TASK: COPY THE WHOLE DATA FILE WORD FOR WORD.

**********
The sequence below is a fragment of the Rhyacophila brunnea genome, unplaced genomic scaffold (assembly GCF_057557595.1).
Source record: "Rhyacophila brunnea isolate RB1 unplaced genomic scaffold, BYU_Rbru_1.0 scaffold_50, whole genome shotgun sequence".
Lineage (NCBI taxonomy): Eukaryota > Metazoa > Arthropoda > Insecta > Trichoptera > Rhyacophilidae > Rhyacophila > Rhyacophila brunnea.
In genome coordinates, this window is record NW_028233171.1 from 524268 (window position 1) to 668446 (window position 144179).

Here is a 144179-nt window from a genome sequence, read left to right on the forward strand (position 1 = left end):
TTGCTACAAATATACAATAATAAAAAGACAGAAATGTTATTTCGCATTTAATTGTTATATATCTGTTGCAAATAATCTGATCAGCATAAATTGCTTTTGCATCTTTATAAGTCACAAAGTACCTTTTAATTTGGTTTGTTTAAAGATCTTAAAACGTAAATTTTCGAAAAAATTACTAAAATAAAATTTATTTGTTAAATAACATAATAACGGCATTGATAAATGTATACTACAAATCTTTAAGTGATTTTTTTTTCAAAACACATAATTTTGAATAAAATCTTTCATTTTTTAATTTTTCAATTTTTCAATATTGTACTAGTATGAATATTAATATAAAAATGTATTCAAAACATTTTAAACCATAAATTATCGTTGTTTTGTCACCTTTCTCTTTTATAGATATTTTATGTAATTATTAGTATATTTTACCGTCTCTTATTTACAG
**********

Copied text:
The sequence below is a fragment of the Rhyacophila brunnea genome, unplaced genomic scaffold (assembly GCF_057557595.1).
Source record: "Rhyacophila brunnea isolate RB1 unplaced genomic scaffold, BYU_Rbru_1.0 scaffold_50, whole genome shotgun sequence".
Lineage (NCBI taxonomy): Eukaryota > Metazoa > Arthropoda > Insecta > Trichoptera > Rhyacophilidae > Rhyacophila > Rhyacophila brunnea.
In genome coordinates, this window is record NW_028233171.1 from 524268 (window position 1) to 668446 (window position 144179).

Here is a 144179-nt window from a genome sequence, read left to right on the forward strand (position 1 = left end):
TTGCTACAAATATACAATAATAAAAAGACAGAAATGTTATTTCGCATTTAATTGTTATATATCTGTTGCAAATAATCTGATCAGCATAAATTGCTTTTGCATCTTTATAAGTCACAAAGTACCTTTTAATTTGGTTTGTTTAAAGATCTTAAAACGTAAATTTTCGAAAAAATTACTAAAATAAAATTTATTTGTTAAATAACATAATAACGGCATTGATAAATGTATACTACAAATCTTTAAGTGATTTTTTTTTCAAAACACATAATTTTGAATAAAATCTTTCATTTTTTAATTTTTCAATTTTTCAATATTGTACTAGTATGAATATTAATATAAAAATGTATTCAAAACATTTTAAACCATAAATTATCGTTGTTTTGTCACCTTTCTCTTTTATAGATATTTTATGTAATTATTAGTATATTTTACCGTCTCTTATTTACAG